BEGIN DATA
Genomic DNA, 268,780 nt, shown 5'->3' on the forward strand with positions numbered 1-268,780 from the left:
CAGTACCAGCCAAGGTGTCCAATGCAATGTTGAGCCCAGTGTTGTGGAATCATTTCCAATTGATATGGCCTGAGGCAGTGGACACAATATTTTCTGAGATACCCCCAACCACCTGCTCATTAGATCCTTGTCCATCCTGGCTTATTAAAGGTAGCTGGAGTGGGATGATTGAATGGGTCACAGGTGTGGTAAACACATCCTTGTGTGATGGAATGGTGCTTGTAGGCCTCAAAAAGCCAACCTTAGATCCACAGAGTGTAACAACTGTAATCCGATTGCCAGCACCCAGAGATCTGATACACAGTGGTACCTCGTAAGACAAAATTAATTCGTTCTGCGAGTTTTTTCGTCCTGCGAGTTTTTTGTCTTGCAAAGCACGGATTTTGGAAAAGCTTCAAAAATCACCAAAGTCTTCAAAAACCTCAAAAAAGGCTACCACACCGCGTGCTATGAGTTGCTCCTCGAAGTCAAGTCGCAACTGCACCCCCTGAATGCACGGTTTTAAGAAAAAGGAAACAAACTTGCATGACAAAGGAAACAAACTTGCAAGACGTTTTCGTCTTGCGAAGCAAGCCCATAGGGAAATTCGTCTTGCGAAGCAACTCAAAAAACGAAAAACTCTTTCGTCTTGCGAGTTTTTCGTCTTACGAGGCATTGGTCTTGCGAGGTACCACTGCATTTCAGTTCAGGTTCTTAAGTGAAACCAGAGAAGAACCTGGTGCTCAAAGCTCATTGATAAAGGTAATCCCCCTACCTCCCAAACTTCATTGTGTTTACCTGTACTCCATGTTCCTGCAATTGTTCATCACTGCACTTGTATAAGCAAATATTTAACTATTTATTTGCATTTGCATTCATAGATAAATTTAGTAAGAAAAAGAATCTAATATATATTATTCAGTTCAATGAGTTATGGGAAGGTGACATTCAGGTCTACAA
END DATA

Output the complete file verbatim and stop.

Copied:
Genomic DNA, 268,780 nt, shown 5'->3' on the forward strand with positions numbered 1-268,780 from the left:
CAGTACCAGCCAAGGTGTCCAATGCAATGTTGAGCCCAGTGTTGTGGAATCATTTCCAATTGATATGGCCTGAGGCAGTGGACACAATATTTTCTGAGATACCCCCAACCACCTGCTCATTAGATCCTTGTCCATCCTGGCTTATTAAAGGTAGCTGGAGTGGGATGATTGAATGGGTCACAGGTGTGGTAAACACATCCTTGTGTGATGGAATGGTGCTTGTAGGCCTCAAAAAGCCAACCTTAGATCCACAGAGTGTAACAACTGTAATCCGATTGCCAGCACCCAGAGATCTGATACACAGTGGTACCTCGTAAGACAAAATTAATTCGTTCTGCGAGTTTTTTCGTCCTGCGAGTTTTTTGTCTTGCAAAGCACGGATTTTGGAAAAGCTTCAAAAATCACCAAAGTCTTCAAAAACCTCAAAAAAGGCTACCACACCGCGTGCTATGAGTTGCTCCTCGAAGTCAAGTCGCAACTGCACCCCCTGAATGCACGGTTTTAAGAAAAAGGAAACAAACTTGCATGACAAAGGAAACAAACTTGCAAGACGTTTTCGTCTTGCGAAGCAAGCCCATAGGGAAATTCGTCTTGCGAAGCAACTCAAAAAACGAAAAACTCTTTCGTCTTGCGAGTTTTTCGTCTTACGAGGCATTGGTCTTGCGAGGTACCACTGCATTTCAGTTCAGGTTCTTAAGTGAAACCAGAGAAGAACCTGGTGCTCAAAGCTCATTGATAAAGGTAATCCCCCTACCTCCCAAACTTCATTGTGTTTACCTGTACTCCATGTTCCTGCAATTGTTCATCACTGCACTTGTATAAGCAAATATTTAACTATTTATTTGCATTTGCATTCATAGATAAATTTAGTAAGAAAAAGAATCTAATATATATTATTCAGTTCAATGAGTTATGGGAAGGTGACATTCAGGTCTACAA